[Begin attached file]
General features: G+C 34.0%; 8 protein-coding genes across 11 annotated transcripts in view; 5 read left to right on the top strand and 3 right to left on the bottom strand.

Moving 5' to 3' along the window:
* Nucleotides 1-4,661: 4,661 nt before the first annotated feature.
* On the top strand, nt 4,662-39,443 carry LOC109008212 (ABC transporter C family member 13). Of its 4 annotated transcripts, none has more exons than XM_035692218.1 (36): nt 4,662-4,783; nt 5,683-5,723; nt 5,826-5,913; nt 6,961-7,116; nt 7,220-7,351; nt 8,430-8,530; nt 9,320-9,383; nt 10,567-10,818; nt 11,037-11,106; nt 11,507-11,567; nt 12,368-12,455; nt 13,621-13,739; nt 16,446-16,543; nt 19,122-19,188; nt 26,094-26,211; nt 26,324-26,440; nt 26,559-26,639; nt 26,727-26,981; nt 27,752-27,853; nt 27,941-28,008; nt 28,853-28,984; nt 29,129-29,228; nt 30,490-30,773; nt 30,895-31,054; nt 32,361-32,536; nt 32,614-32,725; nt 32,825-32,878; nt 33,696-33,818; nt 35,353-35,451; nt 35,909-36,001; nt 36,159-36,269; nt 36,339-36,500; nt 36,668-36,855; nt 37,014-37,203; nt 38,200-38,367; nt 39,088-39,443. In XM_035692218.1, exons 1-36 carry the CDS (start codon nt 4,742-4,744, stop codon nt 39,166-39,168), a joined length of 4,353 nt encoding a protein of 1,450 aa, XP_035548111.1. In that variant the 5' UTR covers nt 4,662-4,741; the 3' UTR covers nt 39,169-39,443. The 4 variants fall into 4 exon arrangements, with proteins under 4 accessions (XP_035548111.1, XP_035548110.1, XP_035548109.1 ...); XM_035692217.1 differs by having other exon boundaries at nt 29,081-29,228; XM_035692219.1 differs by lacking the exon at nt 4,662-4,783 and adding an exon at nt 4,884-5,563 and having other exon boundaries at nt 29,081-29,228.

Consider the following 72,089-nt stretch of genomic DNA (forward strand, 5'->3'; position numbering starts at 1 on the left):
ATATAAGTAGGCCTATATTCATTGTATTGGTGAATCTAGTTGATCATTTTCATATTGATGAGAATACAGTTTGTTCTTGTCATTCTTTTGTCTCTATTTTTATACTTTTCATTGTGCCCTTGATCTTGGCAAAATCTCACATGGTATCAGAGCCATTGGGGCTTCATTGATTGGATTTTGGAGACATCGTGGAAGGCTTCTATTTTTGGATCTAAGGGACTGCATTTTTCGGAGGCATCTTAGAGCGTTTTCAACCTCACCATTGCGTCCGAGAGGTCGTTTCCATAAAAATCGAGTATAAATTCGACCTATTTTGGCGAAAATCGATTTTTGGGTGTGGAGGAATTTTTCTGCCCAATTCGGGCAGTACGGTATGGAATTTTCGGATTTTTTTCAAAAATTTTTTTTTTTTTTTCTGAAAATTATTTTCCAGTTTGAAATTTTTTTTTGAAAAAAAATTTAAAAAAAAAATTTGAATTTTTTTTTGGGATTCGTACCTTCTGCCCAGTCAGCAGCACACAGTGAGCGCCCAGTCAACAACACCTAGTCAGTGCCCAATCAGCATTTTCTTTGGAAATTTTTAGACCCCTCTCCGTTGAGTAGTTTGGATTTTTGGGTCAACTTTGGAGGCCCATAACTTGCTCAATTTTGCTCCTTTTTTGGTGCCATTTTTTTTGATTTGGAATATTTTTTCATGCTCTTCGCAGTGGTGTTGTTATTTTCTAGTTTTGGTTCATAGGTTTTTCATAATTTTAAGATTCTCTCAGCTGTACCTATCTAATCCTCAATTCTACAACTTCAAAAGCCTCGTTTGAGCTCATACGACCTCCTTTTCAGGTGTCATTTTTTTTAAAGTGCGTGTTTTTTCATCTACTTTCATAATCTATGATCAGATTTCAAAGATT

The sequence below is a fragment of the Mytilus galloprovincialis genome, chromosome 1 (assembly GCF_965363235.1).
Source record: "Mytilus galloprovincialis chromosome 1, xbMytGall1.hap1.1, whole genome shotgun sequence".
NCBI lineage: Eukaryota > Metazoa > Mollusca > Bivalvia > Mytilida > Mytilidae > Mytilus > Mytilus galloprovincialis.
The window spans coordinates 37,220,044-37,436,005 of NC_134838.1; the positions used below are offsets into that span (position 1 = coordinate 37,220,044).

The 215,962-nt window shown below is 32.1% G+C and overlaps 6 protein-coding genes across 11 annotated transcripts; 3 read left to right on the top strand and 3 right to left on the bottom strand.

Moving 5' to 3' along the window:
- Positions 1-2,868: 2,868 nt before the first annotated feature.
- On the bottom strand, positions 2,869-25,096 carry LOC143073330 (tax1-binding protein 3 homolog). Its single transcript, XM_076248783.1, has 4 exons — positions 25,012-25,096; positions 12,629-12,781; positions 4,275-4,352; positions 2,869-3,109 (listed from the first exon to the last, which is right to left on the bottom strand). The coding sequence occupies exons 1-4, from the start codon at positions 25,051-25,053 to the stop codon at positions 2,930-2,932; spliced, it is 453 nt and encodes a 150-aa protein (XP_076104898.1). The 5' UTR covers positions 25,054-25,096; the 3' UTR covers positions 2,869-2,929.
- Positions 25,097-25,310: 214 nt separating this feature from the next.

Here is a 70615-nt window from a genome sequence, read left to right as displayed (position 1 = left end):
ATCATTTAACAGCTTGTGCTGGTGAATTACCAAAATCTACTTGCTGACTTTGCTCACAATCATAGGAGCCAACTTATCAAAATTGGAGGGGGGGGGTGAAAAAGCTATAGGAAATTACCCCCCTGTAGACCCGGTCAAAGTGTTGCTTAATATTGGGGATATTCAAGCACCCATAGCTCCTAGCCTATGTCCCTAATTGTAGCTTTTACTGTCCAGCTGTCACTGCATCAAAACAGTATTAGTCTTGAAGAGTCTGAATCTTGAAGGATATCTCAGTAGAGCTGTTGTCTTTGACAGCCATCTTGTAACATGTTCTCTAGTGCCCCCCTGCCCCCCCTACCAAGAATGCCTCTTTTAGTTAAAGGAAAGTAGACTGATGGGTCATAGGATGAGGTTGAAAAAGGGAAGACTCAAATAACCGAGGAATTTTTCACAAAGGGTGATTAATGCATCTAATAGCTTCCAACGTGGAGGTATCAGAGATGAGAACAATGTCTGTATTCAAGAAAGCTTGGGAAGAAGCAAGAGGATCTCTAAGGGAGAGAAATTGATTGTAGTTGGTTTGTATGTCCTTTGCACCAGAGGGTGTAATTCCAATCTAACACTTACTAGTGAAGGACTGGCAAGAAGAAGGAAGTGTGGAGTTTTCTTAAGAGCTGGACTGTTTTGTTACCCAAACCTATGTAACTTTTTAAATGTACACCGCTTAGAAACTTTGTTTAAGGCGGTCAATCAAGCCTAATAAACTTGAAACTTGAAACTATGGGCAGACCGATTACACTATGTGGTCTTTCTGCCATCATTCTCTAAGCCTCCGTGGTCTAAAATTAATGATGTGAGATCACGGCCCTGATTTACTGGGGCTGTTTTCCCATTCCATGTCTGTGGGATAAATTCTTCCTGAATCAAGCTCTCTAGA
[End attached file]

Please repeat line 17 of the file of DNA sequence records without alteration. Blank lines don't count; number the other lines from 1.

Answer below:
ATCATTTAACAGCTTGTGCTGGTGAATTACCAAAATCTACTTGCTGACTTTGCTCACAATCATAGGAGCCAACTTATCAAAATTGGAGGGGGGGGGTGAAAAAGCTATAGGAAATTACCCCCCTGTAGACCCGGTCAAAGTGTTGCTTAATATTGGGGATATTCAAGCACCCATAGCTCCTAGCCTATGTCCCTAATTGTAGCTTTTACTGTCCAGCTGTCACTGCATCAAAACAGTATTAGTCTTGAAGAGTCTGAATCTTGAAGGATATCTCAGTAGAGCTGTTGTCTTTGACAGCCATCTTGTAACATGTTCTCTAGTGCCCCCCTGCCCCCCCTACCAAGAATGCCTCTTTTAGTTAAAGGAAAGTAGACTGATGGGTCATAGGATGAGGTTGAAAAAGGGAAGACTCAAATAACCGAGGAATTTTTCACAAAGGGTGATTAATGCATCTAATAGCTTCCAACGTGGAGGTATCAGAGATGAGAACAATGTCTGTATTCAAGAAAGCTTGGGAAGAAGCAAGAGGATCTCTAAGGGAGAGAAATTGATTGTAGTTGGTTTGTATGTCCTTTGCACCAGAGGGTGTAATTCCAATCTAACACTTACTAGTGAAGGACTGGCAAGAAGAAGGAAGTGTGGAGTTTTCTTAAGAGCTGGACTGTTTTGTTACCCAAACCTATGTAACTTTTTAAATGTACACCGCTTAGAAACTTTGTTTAAGGCGGTCAATCAAGCCTAATAAACTTGAAACTTGAAACTATGGGCAGACCGATTACACTATGTGGTCTTTCTGCCATCATTCTCTAAGCCTCCGTGGTCTAAAATTAATGATGTGAGATCACGGCCCTGATTTACTGGGGCTGTTTTCCCATTCCATGTCTGTGGGATAAATTCTTCCTGAATCAAGCTCTCTAGA